We are in a position where what we have is 75 players who are on our books altogether. I ask them to go out week in, week out, month in, month out to raise money for charity. We can’t do it. We feel that for them to turn out and play, which they do at a weekend, we think that is donation enough. They volunteer their time and effort. What we always say is, “If you come and play us to raise money, go to their friends, family or work colleagues and say we’re playing in such and such a game, would you sponsor me for playing?” That is how the money is generated.
You might have Tommy. Tommy is a member of a small family. He’s not got many friends. He works in the local shop on his own. The expectancy of Tommy raising that much money is quite limited. Conversely, you’ve got Terry. He’s from a large family, he’s got a large circle of friends and he works in a factory. His chances of raising a substantial amount of money are much more increased.
What we always say is that we ask you to bring seventeen players to come and play. Out of those seventeen players, all the money goes in one pot. We say, “Don’t share how much each of you has raised. Keep that to yourself and put the money into one pot.” We don’t want anyone to feel that they’re not contributing enough or that they’re contributing too much neither.
The essence of the North Wales Dragons is we are a team. We want everyone else to feel the same way. We don’t want any conflict between the other team. We want them to come down with the sole purpose that they’re raising money for a particular cause. The thing is it’s the team that’s raising money for the cause. Not the individual.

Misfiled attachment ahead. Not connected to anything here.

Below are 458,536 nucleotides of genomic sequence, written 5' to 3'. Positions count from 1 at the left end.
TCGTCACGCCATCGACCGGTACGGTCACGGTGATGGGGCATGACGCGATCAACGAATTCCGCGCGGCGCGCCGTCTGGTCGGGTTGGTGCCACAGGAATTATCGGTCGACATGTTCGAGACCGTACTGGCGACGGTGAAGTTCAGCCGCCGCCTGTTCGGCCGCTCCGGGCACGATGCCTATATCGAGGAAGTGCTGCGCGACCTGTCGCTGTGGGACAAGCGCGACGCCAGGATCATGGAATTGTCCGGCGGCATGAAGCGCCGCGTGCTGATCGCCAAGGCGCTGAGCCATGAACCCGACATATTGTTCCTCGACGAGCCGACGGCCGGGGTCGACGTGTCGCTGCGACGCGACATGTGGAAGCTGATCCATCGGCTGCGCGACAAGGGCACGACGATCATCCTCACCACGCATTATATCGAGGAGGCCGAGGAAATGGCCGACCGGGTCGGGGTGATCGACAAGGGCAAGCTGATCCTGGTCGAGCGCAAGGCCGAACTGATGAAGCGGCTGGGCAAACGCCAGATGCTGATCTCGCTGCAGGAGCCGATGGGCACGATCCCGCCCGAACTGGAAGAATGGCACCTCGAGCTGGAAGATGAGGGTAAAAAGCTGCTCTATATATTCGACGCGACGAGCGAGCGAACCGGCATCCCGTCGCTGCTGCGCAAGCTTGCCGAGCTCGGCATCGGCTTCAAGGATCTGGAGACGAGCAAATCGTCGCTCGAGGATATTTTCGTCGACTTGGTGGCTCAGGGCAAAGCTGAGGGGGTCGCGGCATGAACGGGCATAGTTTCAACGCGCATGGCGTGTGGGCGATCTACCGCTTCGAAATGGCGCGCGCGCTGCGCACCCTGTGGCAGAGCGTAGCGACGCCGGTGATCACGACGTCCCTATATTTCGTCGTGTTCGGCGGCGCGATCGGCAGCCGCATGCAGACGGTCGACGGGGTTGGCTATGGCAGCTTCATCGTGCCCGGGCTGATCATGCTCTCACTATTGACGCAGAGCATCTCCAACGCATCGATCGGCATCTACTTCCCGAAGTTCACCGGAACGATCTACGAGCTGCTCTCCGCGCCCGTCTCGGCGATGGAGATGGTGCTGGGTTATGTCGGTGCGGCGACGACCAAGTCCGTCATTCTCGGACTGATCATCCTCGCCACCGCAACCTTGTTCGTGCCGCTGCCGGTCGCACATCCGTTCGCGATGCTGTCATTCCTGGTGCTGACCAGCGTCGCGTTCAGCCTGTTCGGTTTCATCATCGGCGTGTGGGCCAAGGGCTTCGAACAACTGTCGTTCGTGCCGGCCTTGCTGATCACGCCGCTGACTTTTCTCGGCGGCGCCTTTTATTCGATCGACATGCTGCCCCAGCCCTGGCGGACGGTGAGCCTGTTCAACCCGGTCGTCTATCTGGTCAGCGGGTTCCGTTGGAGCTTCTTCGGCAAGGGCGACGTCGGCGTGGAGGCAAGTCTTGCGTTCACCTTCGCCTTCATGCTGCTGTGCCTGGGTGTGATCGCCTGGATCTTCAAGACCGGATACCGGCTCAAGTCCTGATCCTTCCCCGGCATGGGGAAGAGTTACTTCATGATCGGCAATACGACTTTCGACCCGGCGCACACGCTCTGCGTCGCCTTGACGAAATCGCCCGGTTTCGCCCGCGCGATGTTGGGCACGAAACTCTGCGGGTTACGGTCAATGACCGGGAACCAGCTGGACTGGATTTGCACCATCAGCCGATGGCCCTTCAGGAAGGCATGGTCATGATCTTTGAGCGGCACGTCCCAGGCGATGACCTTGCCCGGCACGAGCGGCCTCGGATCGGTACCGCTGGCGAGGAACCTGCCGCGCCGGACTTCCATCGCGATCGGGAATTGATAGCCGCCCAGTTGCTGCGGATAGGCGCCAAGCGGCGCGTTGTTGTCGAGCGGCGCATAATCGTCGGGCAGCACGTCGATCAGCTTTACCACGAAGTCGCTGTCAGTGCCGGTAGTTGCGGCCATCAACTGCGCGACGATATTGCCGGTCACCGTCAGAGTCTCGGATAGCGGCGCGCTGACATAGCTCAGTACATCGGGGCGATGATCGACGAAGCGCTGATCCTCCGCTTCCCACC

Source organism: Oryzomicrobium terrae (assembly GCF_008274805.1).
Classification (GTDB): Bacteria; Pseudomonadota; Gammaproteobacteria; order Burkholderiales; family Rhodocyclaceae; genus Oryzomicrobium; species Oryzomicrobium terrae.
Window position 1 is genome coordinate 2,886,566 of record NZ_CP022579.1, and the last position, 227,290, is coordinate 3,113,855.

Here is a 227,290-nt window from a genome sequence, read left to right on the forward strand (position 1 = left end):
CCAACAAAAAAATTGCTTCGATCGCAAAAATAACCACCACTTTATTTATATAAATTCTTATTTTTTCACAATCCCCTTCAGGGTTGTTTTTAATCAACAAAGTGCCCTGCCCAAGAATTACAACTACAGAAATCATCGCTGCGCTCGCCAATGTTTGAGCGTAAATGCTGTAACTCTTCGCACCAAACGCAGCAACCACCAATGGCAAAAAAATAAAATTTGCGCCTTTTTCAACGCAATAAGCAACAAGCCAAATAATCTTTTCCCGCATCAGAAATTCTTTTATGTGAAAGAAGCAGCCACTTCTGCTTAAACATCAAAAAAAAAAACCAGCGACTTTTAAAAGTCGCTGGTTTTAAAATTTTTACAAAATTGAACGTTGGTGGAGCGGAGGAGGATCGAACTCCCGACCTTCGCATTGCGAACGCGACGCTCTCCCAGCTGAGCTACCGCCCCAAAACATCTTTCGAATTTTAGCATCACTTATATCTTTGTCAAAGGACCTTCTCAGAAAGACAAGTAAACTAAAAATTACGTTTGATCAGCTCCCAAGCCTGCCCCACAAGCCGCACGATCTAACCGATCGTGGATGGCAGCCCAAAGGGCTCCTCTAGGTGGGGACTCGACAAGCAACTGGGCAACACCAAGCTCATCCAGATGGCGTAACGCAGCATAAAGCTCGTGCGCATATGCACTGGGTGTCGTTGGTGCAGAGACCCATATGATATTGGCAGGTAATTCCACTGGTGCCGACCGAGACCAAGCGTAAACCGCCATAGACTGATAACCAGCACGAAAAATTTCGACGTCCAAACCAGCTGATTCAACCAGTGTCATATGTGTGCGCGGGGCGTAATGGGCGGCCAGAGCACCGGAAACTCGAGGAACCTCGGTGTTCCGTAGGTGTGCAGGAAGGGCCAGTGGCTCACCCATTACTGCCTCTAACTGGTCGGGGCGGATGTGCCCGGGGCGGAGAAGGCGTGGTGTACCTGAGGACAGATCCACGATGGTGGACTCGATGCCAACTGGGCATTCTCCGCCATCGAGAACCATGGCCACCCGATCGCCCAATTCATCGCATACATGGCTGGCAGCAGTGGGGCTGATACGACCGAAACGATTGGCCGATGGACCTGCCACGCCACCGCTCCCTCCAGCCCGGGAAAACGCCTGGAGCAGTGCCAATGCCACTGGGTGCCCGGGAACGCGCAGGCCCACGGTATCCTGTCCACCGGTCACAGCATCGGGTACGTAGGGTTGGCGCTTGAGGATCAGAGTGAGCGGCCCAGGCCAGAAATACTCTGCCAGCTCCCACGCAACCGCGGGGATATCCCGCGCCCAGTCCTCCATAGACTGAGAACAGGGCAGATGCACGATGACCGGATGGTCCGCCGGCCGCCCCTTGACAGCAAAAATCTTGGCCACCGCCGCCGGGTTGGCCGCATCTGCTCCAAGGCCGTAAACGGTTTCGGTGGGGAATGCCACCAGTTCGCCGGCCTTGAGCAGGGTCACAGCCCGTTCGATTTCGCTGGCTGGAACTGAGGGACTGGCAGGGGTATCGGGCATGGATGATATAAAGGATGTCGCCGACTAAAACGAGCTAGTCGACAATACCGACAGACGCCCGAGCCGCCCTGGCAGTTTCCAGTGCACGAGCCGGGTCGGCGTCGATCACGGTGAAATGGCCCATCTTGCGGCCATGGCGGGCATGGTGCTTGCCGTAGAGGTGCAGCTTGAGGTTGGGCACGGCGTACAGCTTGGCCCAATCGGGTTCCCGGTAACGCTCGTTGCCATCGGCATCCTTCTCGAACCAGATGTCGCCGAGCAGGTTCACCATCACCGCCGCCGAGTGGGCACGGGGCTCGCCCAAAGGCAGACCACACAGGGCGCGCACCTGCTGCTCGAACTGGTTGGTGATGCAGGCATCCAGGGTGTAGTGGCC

The one thing that brings up for me is you might have particularly shy individuals who are great soccer players that want to get involved but they may be more socially awkward or less comfortable asking for money. The process you’ve laid out is very inclusive and helps people to be involved in something that is community-oriented. The costs of putting something like this on being a little different than running a marathon in Honolulu and traveling there, there’s a difference in the costs that you have to cover to put on something that can benefit charities.
That makes perfect sense. My question for you, as you started talking through some of that, you mentioned corporate social responsibility programs. I know you’ve done quite a bit of work in that arena, too. I wondered if some of the funds that you’re raising are being funneled directly through corporate sponsorships, be it like, “We’re going to sponsor your jerseys this year. We’re going to sponsor getting the word out so more people will donate,” or something along those lines.
We’re lucky that present sponsor, we’ve got Wales & West Housing. They are a large housing group here in Wales. We’re fortunate to partner with them. They’ve been very good to us in providing all our shares. This is something that we struggled with from day one. We were at a point where we didn’t get any recognition because what we were doing was quite new. It was unique. It was quite awkward to get off the ground.
Even the average human being is getting knocked sideways. We need some pick-me-up.